City Halls, Glasgow
It was a bit of a risk for the BBC SSO to programme a Wagner opera, albeit a shortened form of Götterdämmerung remodelled as a “symphonic journey” by the orchestra’s multi-talented chief conductor Ryan Wigglesworth, given that anything so heavyweight is guaranteed to test the limits of the City Halls acoustics. Then again, this is a venue that, in the 1980s and prior to modernisation, accommodated Messiaen’s Turangalila Symphony, so maybe it wasn’t such a crazy idea.
Wigglesworth’s original motive for creating his 50-minute version was, he claims, to provide a shortened concert alternative to the whole without resorting to what has often been termed “bleeding chunks”. And to a great extent he succeeds, majoring on the prologue and Act 3 music with its critical and conclusive Immolation music, while padding the musical progression out with relevant infill from elsewhere in the massive score.
So yes, it was Wagnerian heaven, eventually. Wigglesworth has a habit of over-controlling things, which was more evident earlier in the performance, in a safety-first sort of way, than in the later stages, especially once the resplendent soprano Katherine Broderick let rip with those final epic moments as Brünnhilde. Her voice powered through the orchestra, and the heat of the opera suddenly became more ecstatically real.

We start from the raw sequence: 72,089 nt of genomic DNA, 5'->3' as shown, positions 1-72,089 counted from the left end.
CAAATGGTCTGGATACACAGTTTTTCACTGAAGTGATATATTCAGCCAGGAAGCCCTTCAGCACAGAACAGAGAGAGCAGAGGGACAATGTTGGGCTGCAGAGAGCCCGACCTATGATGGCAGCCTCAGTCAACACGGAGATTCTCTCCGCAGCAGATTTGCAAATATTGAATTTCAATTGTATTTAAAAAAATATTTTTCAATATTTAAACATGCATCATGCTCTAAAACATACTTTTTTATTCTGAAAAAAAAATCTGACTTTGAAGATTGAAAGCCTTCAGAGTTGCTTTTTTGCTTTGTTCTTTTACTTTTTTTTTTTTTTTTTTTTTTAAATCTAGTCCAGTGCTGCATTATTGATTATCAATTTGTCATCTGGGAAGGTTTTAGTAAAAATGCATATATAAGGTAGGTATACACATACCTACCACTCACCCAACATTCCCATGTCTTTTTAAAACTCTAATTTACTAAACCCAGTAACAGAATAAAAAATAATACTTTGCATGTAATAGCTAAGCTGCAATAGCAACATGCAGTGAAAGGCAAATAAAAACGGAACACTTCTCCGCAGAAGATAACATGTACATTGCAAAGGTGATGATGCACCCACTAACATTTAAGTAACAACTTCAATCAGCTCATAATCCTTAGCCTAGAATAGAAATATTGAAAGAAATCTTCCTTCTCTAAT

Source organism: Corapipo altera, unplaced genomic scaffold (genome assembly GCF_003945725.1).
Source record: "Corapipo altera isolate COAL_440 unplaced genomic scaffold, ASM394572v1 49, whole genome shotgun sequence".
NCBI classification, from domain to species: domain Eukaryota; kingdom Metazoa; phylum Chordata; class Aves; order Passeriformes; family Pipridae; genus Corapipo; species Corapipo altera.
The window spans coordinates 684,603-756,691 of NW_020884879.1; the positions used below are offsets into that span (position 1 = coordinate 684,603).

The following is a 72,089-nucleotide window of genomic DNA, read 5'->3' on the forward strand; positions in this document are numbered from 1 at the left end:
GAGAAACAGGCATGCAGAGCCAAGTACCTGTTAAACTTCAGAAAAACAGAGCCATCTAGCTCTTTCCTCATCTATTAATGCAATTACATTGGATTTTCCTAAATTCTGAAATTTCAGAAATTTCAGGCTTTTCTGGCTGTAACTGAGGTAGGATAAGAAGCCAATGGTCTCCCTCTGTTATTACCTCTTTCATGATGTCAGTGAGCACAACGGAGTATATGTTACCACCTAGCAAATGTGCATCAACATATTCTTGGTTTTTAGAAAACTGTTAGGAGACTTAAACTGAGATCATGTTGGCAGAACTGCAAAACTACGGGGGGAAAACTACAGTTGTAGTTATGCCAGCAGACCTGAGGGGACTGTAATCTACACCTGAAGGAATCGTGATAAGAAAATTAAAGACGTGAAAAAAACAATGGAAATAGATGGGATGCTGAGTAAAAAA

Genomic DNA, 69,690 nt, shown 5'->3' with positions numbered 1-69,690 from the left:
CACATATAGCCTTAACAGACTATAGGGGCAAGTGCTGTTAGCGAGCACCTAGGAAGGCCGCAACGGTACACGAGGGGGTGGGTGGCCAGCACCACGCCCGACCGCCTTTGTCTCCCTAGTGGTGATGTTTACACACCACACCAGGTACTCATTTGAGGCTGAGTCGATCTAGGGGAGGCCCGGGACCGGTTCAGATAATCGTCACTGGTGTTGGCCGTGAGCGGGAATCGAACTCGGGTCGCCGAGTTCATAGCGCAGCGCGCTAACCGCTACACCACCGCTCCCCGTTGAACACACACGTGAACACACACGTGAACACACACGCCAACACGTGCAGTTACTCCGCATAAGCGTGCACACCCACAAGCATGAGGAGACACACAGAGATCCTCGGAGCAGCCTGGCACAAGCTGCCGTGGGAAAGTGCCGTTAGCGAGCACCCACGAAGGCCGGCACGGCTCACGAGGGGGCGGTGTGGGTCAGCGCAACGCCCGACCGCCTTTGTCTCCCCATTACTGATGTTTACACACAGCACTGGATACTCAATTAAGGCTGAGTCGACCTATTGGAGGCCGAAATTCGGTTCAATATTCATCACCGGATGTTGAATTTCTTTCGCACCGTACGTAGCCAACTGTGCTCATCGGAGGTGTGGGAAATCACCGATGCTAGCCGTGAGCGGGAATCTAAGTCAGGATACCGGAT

It was here, too, that Wigglesworth awoke to the drama, the SSO responding in turn with gushing waves of true Wagnerian exhilaration and passion. Then, the cathartic transformation of the closing bars, and a quiet intensity that hung magically in the air. Even so, I was left unconvinced that this is the final say in how concert adaptations of Wagner can best work.
In a shorter first half, Wigglesworth offered another of his pet enthusiasms, music by the Danish composer Hans Abrahamsen, indeed the UK premiere of his Vers le silence (Towards the Silence), written during lockdown.
It opened with a shattered glass effect, a shrill tutti that busied itself intently until exhaustion quashed its searing euphoria, revealing a more restful, ethereal landscape. This appeared to be the game plan for the first three movements, each subtly altered in mood, but frustratingly repetitive in concept, only to be extinguished by an uneventful, slow-moving finale. Abrahamsen has a gift for texture, not so much for harmonic warmth. And strangely enough, it was the piccolo-heavy tuttis in this work that challenged the ears rather more than the Wagner did.
This programme is repeated at the Usher Hall, Edinburgh on Sun 20 Nov